22. I installed an Invisiframe on my Yeti and it worked amazing. They're not the cheapest kit but they're cut to your frame specifically and have great coverage: https://www.fanatikbike.com/products/invisiframe-ibis-ripmo-frame-protection?variant=8156026929198

  23. I love how you don’t get obsessed over the details, you just ride the piss out of it week in and week out and talk about the real life stuff that matters.

  24. @6:54 Try putting the barrel end of the cable up at the wolf tooth lever. Pull the barrel snug against the ledge on the underside and tighten the bolt at the lever. This fixed my issue with slack developing in the cable over time. The barrel at the lever / against the ledge on the underside prevents the cable from pulling through the bolt as it uses the barrel for leverage instead of just the bolt torque on the cable.

  25. I recently made the switch from DHF to Assegai on my Ibis HD5… you won't regret it… it's so good! Excited to ride with you again next year Brian!

  26. I had flat pedals for 10 years before going to shimano xt spd clipless. Am sure it did teach me better pedaling technic but I would not go back to them

  27. There is a product called skid plate foam that is commonly used to prevent muck (and mud) from getting between the skid plate and the engine on a motocross bike. I have seen some MTB guys stuff pieces of in into suspension linkage crevices to prevent things Mother Nature from interfering with its operations

    https://www.amazon.com/skid-plate-foam/s?k=skid+plate+foam

  28. “If it feels weird”, you’ve neglected your maintenance. For a guy that gives off the aura of being completely mechanically incompetent and a hands on bafoon, i must give you credit for taking personal responsibility for the trail worthiness of their bike, I must say, I’m impressed, keep it up 👍

  29. I used some carbon paste on the clamping surface of my wolftooth lever, because I had the same problem. Works way better now👌🏻

  30. I recommended the ergon fat grips when you were building the bike. Now I’m going to recommend a oneup dropper and pnw remote.

  31. I had the same issue with my KS LEV dropper post. Sent it in for warranty work, (it was within the 2 years of purchase) and unknowingly sent in the remote/cable. A week or so went by and received my dropper post and a check list but no remote or cable. Tried to call/email and finally got a written response saying the perform a check list of all inventoried items for warranty work and that the cable/remote was not in there. Long story short I had to go out and purchase another remote and cable due to the fact that KS would not acknowledge or even attempt to help me on this issue. I tried writing a review on their Instagram saying that I did enjoy there product but their customer service was lackluster. Cool bike check video Brian!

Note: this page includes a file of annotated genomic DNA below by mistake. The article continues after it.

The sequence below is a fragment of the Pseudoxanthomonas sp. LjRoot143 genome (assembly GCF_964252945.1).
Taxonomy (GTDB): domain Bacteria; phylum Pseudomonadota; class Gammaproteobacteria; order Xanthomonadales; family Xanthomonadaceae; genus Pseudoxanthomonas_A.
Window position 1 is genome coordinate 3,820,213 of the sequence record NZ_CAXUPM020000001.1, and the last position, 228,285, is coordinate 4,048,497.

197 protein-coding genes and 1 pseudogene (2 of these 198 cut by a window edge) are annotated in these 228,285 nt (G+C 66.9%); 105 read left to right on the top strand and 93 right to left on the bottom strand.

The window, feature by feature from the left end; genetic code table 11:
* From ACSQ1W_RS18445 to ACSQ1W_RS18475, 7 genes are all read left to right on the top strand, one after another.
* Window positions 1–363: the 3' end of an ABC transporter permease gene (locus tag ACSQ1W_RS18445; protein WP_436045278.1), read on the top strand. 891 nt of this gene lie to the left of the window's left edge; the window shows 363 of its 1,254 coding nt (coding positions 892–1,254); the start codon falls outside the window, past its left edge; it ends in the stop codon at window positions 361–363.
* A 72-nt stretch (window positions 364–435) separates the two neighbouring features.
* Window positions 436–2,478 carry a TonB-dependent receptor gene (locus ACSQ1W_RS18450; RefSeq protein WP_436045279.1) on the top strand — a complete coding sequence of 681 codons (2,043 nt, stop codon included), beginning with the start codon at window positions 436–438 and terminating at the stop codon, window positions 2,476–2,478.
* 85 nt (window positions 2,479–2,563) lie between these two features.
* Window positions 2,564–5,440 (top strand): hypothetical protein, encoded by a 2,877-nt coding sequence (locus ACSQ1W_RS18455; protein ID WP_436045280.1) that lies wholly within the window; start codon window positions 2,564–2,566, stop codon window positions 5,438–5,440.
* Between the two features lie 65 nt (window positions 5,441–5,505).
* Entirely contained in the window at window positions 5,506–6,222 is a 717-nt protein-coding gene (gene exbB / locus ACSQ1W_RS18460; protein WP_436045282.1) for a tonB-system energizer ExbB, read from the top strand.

32. Great to see the use and patina on your bike and hear how things hold up after extended hard use. That is much more useful info than if you were riding sponsored equipment that was always new—never change Brian!

  33. Solid down to earth review of a bike with the bits that it came with and no techy bullshit , love the chanel, keep up the great work.

  34. Just got a Ripmo. It's nice to see some of the areas that need armor applied. Some of the real nasty in the bb area has been solved with some factory applied splash guards. Full XT drivetrain. Fifth ride tomorrow!

  35. I use 2.6 Maxxis Forekasters and ride in Marquette (rocky stuff, your mom, pine knob, bareback, mclovin…) without ever getting a flat. Yes I understand that the bigger lugs will give you better grip but you could drop two pounds of rotating mass just by switching to them. I've had DHFs on a 26er back in 08 and found myself reaching a very slow terminal velocity on steep hills (while not pedaling) with those things. Not a DHF fan.